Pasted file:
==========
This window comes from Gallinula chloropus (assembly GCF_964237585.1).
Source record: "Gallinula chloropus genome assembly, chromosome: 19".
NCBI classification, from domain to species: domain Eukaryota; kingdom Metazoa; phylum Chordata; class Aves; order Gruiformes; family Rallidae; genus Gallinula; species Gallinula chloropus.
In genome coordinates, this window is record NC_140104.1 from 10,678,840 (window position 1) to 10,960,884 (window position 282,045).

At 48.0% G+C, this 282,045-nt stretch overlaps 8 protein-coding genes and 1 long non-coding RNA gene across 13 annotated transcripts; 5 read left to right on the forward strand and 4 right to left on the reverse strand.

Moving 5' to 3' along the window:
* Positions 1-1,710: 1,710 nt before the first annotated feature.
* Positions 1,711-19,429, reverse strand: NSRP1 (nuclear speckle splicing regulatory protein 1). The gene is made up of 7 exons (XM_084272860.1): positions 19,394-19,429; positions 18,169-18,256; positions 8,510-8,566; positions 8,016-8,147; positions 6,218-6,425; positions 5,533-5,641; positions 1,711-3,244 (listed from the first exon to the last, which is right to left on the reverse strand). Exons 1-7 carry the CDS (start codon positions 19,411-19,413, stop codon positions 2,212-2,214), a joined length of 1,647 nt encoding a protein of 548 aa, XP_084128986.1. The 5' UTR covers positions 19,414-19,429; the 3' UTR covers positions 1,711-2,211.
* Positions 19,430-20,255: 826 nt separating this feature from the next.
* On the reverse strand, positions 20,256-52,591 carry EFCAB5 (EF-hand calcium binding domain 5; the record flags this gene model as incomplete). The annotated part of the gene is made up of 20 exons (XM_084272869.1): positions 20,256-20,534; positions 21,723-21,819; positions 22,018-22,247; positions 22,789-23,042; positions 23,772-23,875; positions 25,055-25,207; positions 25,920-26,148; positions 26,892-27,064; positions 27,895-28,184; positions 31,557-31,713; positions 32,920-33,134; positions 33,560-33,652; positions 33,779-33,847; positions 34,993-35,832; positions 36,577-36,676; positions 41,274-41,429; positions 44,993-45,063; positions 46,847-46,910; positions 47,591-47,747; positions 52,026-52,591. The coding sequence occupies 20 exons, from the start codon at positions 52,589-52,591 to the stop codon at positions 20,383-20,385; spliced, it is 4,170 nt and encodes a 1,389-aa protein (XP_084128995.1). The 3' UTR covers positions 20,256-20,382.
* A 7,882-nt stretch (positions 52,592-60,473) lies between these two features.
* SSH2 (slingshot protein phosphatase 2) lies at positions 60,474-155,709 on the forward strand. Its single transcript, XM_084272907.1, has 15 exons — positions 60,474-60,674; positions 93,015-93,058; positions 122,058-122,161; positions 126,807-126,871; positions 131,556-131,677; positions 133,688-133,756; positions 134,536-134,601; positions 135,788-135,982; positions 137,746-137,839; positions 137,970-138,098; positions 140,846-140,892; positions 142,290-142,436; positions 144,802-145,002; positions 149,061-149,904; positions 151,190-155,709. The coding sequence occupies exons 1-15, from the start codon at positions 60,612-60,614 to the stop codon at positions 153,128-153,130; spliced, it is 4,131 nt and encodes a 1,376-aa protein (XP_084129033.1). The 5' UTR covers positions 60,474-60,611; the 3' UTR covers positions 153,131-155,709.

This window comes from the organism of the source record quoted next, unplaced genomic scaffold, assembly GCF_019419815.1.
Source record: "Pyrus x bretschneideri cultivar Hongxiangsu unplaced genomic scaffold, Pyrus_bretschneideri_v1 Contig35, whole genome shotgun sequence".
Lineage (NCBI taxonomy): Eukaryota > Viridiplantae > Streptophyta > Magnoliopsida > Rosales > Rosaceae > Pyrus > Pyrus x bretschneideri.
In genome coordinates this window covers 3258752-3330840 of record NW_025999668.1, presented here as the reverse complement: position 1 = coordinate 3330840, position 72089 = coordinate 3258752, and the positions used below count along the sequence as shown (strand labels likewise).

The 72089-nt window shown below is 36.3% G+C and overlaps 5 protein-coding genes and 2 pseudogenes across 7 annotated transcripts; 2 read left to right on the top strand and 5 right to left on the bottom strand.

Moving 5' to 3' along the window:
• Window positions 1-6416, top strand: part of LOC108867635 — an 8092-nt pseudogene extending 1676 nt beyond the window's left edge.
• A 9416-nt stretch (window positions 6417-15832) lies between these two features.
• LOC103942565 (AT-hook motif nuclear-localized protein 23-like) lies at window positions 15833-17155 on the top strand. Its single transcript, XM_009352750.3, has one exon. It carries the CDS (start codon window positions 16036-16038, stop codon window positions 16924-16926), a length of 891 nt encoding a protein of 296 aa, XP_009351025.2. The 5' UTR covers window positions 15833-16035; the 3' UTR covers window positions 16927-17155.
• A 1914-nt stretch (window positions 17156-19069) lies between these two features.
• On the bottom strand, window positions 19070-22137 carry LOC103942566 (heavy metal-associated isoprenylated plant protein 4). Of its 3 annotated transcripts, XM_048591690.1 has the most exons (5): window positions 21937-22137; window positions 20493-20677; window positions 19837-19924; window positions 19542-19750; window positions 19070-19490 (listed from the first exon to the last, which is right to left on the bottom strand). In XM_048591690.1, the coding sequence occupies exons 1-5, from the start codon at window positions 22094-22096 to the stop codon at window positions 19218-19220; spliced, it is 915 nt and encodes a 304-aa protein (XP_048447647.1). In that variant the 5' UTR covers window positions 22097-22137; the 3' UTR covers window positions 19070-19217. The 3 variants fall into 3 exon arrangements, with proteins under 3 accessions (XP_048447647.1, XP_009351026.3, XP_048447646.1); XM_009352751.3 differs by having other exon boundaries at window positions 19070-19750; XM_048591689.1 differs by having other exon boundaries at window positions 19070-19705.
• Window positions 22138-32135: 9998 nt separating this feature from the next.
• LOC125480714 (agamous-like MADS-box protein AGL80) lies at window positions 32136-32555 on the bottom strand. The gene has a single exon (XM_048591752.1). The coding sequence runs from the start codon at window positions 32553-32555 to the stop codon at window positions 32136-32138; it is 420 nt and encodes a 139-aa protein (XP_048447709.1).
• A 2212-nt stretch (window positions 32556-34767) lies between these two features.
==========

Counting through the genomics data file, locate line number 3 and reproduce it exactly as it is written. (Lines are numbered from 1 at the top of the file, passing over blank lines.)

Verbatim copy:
NCBI classification, from domain to species: domain Eukaryota; kingdom Metazoa; phylum Chordata; class Aves; order Gruiformes; family Rallidae; genus Gallinula; species Gallinula chloropus.